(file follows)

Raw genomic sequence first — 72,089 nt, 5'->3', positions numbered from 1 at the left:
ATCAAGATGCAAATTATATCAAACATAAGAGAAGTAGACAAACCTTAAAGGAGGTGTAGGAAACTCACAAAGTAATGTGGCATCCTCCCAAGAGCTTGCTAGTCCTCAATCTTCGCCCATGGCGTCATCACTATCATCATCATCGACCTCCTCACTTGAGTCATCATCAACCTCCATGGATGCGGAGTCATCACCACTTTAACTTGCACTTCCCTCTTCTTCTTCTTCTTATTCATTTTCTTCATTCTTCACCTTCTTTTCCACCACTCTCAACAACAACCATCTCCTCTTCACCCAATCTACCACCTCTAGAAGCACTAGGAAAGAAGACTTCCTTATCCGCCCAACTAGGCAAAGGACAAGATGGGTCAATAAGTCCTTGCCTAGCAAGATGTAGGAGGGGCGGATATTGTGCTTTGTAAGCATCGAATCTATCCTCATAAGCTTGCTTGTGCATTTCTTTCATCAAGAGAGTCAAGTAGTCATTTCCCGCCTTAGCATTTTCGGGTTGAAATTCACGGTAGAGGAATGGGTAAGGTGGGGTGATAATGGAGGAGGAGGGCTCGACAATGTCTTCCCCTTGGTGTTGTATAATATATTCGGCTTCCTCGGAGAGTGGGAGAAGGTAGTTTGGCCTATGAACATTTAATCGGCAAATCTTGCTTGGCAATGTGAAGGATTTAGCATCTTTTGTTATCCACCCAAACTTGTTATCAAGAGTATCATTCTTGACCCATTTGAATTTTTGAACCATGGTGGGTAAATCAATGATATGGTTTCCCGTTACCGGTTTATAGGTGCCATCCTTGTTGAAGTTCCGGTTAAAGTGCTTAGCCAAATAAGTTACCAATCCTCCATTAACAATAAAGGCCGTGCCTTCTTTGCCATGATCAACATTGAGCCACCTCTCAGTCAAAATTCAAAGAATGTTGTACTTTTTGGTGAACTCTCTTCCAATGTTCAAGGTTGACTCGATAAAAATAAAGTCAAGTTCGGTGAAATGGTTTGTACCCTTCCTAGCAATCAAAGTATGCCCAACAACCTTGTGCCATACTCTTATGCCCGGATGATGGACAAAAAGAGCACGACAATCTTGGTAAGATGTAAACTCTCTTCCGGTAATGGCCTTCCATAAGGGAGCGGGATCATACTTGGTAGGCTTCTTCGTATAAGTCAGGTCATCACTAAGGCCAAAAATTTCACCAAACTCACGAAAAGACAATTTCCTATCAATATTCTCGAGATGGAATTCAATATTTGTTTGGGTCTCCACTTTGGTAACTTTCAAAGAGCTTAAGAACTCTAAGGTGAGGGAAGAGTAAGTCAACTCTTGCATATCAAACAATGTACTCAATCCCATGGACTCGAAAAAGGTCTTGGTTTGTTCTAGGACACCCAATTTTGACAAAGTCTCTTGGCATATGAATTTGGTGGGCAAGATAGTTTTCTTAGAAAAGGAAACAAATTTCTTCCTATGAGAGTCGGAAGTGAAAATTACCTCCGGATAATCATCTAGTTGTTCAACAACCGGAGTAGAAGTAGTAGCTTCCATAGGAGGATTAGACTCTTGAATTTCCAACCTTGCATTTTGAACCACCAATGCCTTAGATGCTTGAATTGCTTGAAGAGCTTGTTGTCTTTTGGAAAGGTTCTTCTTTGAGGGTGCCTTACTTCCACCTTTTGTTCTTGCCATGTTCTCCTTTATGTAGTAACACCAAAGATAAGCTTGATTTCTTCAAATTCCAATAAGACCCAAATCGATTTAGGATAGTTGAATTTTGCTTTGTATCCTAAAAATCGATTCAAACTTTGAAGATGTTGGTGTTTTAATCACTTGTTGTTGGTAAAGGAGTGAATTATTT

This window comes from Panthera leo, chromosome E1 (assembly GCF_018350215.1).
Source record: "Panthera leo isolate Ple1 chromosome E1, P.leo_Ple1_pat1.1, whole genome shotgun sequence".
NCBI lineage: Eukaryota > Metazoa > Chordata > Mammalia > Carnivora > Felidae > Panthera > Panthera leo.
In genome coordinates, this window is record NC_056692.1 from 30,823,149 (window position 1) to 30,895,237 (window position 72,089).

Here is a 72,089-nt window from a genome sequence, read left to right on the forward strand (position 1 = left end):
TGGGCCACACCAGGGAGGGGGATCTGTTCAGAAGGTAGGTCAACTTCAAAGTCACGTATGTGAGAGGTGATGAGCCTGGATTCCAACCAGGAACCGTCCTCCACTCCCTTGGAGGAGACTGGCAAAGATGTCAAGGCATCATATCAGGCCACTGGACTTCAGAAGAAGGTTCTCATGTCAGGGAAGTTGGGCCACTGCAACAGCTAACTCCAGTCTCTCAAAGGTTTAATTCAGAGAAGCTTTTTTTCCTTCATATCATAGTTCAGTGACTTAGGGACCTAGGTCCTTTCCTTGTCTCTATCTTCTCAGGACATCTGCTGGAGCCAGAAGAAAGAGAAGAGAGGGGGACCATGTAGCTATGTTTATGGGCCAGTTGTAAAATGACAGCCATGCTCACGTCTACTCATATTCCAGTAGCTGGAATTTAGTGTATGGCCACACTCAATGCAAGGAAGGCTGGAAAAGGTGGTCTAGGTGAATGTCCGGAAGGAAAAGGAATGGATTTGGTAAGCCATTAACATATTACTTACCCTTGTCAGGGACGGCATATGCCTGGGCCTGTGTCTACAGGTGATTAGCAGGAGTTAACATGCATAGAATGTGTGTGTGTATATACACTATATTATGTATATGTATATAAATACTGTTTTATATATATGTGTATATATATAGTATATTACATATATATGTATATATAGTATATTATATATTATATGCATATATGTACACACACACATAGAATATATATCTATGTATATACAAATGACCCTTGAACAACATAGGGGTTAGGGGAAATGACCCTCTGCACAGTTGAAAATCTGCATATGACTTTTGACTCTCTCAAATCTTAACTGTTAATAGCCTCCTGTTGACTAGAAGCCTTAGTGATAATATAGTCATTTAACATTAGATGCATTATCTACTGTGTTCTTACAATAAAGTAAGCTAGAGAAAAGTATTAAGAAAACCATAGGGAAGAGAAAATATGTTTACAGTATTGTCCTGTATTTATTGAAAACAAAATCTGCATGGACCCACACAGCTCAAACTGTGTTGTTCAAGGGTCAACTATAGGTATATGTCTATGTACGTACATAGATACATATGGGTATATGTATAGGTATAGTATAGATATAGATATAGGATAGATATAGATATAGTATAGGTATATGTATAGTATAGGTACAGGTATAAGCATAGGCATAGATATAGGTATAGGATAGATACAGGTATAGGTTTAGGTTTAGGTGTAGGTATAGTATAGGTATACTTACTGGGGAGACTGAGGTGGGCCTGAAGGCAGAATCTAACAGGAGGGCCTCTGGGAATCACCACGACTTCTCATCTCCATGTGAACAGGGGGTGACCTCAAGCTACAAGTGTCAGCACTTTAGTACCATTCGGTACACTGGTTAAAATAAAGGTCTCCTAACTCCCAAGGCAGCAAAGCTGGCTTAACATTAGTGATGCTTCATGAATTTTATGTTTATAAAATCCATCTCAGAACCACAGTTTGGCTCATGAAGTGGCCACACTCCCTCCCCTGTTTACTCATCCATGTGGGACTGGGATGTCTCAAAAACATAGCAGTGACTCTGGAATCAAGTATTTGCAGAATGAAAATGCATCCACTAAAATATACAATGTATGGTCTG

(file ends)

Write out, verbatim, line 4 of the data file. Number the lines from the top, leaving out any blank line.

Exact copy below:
Source record: "Panthera leo isolate Ple1 chromosome E1, P.leo_Ple1_pat1.1, whole genome shotgun sequence".